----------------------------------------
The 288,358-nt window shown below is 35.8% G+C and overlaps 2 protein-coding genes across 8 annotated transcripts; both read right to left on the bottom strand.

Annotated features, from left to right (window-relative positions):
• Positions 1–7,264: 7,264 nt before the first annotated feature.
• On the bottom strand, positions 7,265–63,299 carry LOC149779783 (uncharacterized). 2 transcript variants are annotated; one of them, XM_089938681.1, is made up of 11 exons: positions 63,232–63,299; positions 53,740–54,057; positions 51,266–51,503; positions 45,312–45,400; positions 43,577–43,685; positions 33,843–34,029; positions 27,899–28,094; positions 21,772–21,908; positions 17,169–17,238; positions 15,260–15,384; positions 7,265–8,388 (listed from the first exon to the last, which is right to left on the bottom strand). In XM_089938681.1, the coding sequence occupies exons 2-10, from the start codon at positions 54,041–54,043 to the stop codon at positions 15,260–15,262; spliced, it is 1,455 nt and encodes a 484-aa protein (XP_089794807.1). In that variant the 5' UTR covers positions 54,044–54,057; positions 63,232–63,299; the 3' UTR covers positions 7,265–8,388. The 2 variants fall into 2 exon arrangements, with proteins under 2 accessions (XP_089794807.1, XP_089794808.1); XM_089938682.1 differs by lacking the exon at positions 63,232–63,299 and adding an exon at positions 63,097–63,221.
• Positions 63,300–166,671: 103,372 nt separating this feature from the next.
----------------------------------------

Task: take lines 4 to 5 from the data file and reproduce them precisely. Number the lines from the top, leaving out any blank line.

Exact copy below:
• On the bottom strand, positions 7,265–63,299 carry LOC149779783 (uncharacterized). 2 transcript variants are annotated; one of them, XM_089938681.1, is made up of 11 exons: positions 63,232–63,299; positions 53,740–54,057; positions 51,266–51,503; positions 45,312–45,400; positions 43,577–43,685; positions 33,843–34,029; positions 27,899–28,094; positions 21,772–21,908; positions 17,169–17,238; positions 15,260–15,384; positions 7,265–8,388 (listed from the first exon to the last, which is right to left on the bottom strand). In XM_089938681.1, the coding sequence occupies exons 2-10, from the start codon at positions 54,041–54,043 to the stop codon at positions 15,260–15,262; spliced, it is 1,455 nt and encodes a 484-aa protein (XP_089794807.1). In that variant the 5' UTR covers positions 54,044–54,057; positions 63,232–63,299; the 3' UTR covers positions 7,265–8,388. The 2 variants fall into 2 exon arrangements, with proteins under 2 accessions (XP_089794807.1, XP_089794808.1); XM_089938682.1 differs by lacking the exon at positions 63,232–63,299 and adding an exon at positions 63,097–63,221.
• Positions 63,300–166,671: 103,372 nt separating this feature from the next.